|Going out or staying in?: Armenian holidaymakers prefer Georgia over “expensive” Armenia|
|September 06, 2010|
By Siranuysh Gevorgyan, ArmeniaNow reporter
With the tourism season at end the Armenia capital streets are full of locals whose golden suntans were not taken from Lake Sevan’s beaches, but rather from the Black Sea in Georgia resorts such as Batumi, Kobuleti or Ureki.
(Other travel destinations such as Turkish Mediterranean resorts, Cyprus, Tunisia, Ukraine, Russia or spas in Eastern Europe also remain favorite options.)
According to Georgian sources, this year Georgia has seen twice as many holidaymakers from Armenia as in 2009. Regnum news agency reports that as many as 34,000 people visited Georgia from Armenia by train in July-August alone. This is twice as high as the number of visitors by train during last year’s comparable period.
Long passenger queues at the railway station for Yerevan-Batumi train tickets are also evidence of this. In July and August people stood in lines from early hours of the morning to try to buy a train ticket.
This year, traveling by train with a family or friends has become so popular that demand for tickets exceeded supply. Ticket prices range from $20 to $65. (Compared to about $195 by air.) And, while the rail service has become popular, it is hardly convenient. The 723-kilometer train ride from Yerevan to Batumi – a journey of about 10 hours by car – takes 19 hours, as the train lumbers along over tracks no longer safe for high speed. The train leaves Yerevan at 2 in the afternoon arriving early morning in Batumi.
According to professionals in the tourism sphere, Armenia has a reputation of an expensive country for both locals and foreign tourists. Yerevan-based Alla Katunyan, who together with her husband and two children had a two-week rest in Kobuleti this year, says it is the third year that her family prefers to rest at the Black Sea, instead of going to Lake Sevan with its “dirty” shores.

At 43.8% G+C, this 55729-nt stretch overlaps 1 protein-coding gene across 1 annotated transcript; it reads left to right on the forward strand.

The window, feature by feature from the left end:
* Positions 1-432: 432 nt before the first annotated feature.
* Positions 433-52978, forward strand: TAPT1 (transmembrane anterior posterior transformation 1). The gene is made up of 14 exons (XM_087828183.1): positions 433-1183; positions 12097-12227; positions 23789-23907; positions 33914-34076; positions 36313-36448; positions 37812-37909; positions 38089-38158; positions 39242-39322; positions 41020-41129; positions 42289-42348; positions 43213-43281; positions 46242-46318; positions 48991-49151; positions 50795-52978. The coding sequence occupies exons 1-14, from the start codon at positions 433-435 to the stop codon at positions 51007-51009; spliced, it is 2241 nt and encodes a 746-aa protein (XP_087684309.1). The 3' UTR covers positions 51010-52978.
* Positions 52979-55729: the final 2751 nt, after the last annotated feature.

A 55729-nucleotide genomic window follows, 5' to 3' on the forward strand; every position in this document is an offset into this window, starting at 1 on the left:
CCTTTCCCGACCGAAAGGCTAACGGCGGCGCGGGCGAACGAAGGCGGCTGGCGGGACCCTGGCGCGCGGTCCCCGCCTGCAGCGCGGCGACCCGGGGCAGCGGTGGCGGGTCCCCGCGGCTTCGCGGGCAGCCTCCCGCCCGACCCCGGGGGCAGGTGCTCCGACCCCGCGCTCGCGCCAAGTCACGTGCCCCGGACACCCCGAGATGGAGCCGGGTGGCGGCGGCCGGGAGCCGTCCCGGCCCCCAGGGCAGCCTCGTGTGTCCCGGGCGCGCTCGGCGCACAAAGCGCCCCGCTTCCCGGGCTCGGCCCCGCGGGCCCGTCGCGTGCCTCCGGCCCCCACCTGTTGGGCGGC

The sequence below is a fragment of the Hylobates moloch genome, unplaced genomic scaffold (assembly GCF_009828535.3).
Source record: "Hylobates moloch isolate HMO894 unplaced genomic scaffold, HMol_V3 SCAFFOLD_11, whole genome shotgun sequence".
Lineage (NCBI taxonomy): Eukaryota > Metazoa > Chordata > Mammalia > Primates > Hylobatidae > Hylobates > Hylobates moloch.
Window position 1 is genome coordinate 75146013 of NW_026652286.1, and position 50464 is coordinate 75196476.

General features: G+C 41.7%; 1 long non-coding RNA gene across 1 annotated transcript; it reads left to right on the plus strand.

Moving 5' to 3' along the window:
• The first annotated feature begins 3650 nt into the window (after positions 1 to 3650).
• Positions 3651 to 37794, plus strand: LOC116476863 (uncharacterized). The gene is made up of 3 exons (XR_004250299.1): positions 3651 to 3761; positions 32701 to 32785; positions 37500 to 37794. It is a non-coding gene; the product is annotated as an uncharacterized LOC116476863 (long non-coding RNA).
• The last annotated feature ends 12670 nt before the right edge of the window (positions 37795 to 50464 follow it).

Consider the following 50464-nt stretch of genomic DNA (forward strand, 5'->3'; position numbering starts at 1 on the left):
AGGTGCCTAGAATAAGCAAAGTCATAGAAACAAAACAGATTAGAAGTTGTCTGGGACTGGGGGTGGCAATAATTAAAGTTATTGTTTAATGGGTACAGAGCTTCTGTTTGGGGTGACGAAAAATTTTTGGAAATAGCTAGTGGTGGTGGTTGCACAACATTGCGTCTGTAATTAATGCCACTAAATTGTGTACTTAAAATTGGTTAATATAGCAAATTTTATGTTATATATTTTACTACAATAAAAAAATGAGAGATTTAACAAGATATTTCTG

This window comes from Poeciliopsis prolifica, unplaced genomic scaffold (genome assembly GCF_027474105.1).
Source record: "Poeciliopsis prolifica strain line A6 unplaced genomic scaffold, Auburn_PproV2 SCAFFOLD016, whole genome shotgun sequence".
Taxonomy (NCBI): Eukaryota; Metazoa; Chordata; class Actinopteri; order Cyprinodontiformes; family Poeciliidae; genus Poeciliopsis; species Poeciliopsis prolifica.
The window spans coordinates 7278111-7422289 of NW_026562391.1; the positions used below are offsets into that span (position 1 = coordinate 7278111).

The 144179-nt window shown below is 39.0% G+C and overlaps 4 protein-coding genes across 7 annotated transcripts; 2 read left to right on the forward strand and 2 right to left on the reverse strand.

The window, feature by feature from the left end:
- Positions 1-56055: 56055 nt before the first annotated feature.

“First of all it is going to the seaside, then we would not have got a normal rest here with the same money, a larger amount of money is needed to find a normal shore and a normal place to stay at the Sevan,” says Katunyan.
While a day of normal rest at Lake Sevan may cost a person up to 14,000 drams (about $38), then in Georgia, according to Armenian holidaymakers, a person can get it at half that sum or even less.
“Why do people choose Georgia? The thing is that Georgians turned out to be wiser than us and have done some great advertising work. But to say that conditions there are good, service is good is not true,” says the Armenia Incoming Tour Operators Association Chairman, Rector of the Institute of Tourism Robert Minasyan.
Imega Travel & Tour Agency General Manager Karen Antashyan says that this year little has changed in the preferences of Armenian holidaymaker spending their vacations within the country.
“Only there has been some greater interest in Karabakh and a boom has been observed in terms of student and youth hiking tours this year,” says Antashyan.
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